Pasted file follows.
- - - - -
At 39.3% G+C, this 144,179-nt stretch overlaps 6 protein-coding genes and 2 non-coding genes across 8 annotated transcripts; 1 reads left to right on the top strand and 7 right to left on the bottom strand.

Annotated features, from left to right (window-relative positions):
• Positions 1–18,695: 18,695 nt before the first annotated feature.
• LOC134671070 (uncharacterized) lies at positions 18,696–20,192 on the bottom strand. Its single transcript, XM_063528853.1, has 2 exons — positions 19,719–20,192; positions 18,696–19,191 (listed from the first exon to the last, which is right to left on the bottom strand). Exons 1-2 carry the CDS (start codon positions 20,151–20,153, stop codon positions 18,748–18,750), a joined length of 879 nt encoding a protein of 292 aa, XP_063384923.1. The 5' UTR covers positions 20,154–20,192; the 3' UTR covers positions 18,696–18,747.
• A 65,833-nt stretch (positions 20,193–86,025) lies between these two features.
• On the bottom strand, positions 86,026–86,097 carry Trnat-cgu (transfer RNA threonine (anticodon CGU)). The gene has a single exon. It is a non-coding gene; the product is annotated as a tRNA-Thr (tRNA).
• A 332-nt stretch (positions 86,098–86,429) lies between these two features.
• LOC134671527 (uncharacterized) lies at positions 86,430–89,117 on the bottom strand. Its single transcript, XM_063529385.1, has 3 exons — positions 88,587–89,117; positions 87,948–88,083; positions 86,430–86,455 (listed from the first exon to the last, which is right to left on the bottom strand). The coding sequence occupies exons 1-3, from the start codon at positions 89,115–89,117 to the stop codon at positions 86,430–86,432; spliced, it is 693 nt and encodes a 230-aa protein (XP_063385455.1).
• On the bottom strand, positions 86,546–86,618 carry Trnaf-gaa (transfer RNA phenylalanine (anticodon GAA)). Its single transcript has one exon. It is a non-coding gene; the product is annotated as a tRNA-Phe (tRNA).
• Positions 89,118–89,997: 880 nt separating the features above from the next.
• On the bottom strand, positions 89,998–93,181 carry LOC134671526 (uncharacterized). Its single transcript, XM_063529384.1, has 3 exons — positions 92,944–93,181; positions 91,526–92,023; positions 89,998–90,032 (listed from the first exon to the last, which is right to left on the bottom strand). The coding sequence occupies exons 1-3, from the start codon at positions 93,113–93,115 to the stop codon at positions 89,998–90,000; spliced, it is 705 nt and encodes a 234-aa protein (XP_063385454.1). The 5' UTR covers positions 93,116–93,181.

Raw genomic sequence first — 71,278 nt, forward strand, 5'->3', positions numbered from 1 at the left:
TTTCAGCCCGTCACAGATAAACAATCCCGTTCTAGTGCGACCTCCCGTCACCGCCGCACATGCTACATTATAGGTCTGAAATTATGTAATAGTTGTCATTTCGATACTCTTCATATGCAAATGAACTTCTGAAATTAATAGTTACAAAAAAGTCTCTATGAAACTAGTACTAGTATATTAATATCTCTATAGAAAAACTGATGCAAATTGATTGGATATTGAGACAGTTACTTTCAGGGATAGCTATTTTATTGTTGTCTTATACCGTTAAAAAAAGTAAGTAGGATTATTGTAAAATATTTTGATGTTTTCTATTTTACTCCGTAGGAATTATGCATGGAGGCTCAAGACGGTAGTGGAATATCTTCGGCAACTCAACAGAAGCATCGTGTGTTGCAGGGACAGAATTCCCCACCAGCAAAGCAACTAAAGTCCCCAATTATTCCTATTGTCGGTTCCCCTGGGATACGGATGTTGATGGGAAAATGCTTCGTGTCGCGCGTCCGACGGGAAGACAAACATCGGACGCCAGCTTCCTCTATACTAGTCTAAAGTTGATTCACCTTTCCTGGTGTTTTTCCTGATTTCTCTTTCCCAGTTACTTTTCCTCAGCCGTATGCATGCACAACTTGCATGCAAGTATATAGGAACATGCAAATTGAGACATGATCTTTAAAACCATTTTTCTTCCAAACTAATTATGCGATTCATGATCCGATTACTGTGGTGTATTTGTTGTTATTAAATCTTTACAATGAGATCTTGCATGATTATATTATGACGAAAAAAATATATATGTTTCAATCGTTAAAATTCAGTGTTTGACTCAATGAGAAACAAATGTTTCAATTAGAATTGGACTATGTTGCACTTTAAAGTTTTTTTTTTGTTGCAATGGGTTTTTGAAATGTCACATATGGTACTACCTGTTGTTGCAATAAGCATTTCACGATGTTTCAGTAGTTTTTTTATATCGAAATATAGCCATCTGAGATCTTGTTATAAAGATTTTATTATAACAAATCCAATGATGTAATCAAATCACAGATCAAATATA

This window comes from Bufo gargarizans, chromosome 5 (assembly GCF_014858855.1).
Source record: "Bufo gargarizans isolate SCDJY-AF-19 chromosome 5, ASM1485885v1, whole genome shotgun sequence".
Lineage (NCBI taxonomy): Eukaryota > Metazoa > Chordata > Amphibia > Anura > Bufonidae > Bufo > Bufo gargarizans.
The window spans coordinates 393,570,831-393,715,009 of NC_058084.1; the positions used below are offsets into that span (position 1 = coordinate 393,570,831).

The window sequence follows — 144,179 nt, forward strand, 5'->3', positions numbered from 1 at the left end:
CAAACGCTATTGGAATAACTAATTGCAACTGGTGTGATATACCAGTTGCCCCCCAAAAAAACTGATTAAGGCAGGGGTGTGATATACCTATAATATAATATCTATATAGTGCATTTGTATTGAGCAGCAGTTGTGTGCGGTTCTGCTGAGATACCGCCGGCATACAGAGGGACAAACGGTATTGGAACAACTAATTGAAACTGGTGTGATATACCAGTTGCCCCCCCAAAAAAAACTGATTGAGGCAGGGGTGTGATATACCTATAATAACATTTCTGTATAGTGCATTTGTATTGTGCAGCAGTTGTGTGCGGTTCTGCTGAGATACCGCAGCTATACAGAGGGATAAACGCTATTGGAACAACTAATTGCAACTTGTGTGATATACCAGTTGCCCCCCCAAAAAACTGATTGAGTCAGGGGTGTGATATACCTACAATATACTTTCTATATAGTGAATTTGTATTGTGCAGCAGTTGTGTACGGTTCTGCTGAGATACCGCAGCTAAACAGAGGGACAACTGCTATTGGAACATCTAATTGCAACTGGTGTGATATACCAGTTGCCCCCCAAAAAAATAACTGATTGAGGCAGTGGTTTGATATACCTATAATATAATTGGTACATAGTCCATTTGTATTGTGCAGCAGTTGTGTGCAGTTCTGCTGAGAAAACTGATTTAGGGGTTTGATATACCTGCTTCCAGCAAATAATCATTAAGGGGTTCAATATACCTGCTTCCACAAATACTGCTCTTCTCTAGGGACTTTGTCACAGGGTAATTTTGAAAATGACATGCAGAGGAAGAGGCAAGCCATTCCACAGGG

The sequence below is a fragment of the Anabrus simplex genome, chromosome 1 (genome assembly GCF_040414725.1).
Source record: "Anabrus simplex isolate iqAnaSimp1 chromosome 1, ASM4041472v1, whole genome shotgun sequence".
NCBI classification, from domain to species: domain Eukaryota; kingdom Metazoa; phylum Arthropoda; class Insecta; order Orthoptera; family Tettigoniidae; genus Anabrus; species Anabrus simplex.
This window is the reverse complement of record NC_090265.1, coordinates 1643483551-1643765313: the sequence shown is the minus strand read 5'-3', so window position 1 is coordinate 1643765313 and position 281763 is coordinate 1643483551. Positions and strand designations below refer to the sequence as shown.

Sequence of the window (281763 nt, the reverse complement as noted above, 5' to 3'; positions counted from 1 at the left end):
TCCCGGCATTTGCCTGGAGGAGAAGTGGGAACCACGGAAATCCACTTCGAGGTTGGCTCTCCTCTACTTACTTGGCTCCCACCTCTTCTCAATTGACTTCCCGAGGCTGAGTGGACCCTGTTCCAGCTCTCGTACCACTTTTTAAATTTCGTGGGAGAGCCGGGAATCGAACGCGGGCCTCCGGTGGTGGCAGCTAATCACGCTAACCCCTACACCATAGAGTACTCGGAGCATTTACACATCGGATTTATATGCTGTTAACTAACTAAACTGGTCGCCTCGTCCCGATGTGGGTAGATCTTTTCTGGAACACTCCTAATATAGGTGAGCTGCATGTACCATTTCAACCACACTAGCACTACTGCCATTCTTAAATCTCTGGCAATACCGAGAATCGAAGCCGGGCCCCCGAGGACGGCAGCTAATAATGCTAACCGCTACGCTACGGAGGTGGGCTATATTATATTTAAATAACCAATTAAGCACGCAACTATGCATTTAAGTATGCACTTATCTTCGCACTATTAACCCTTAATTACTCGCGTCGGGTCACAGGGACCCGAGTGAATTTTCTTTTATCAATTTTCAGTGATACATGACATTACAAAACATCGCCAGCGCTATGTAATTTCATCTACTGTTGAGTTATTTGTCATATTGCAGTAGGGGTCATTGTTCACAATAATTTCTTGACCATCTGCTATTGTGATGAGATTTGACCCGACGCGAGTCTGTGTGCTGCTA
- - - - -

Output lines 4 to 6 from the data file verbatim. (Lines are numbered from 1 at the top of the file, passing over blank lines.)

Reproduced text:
• LOC134671070 (uncharacterized) lies at positions 18,696–20,192 on the bottom strand. Its single transcript, XM_063528853.1, has 2 exons — positions 19,719–20,192; positions 18,696–19,191 (listed from the first exon to the last, which is right to left on the bottom strand). Exons 1-2 carry the CDS (start codon positions 20,151–20,153, stop codon positions 18,748–18,750), a joined length of 879 nt encoding a protein of 292 aa, XP_063384923.1. The 5' UTR covers positions 20,154–20,192; the 3' UTR covers positions 18,696–18,747.
• A 65,833-nt stretch (positions 20,193–86,025) lies between these two features.
• On the bottom strand, positions 86,026–86,097 carry Trnat-cgu (transfer RNA threonine (anticodon CGU)). The gene has a single exon. It is a non-coding gene; the product is annotated as a tRNA-Thr (tRNA).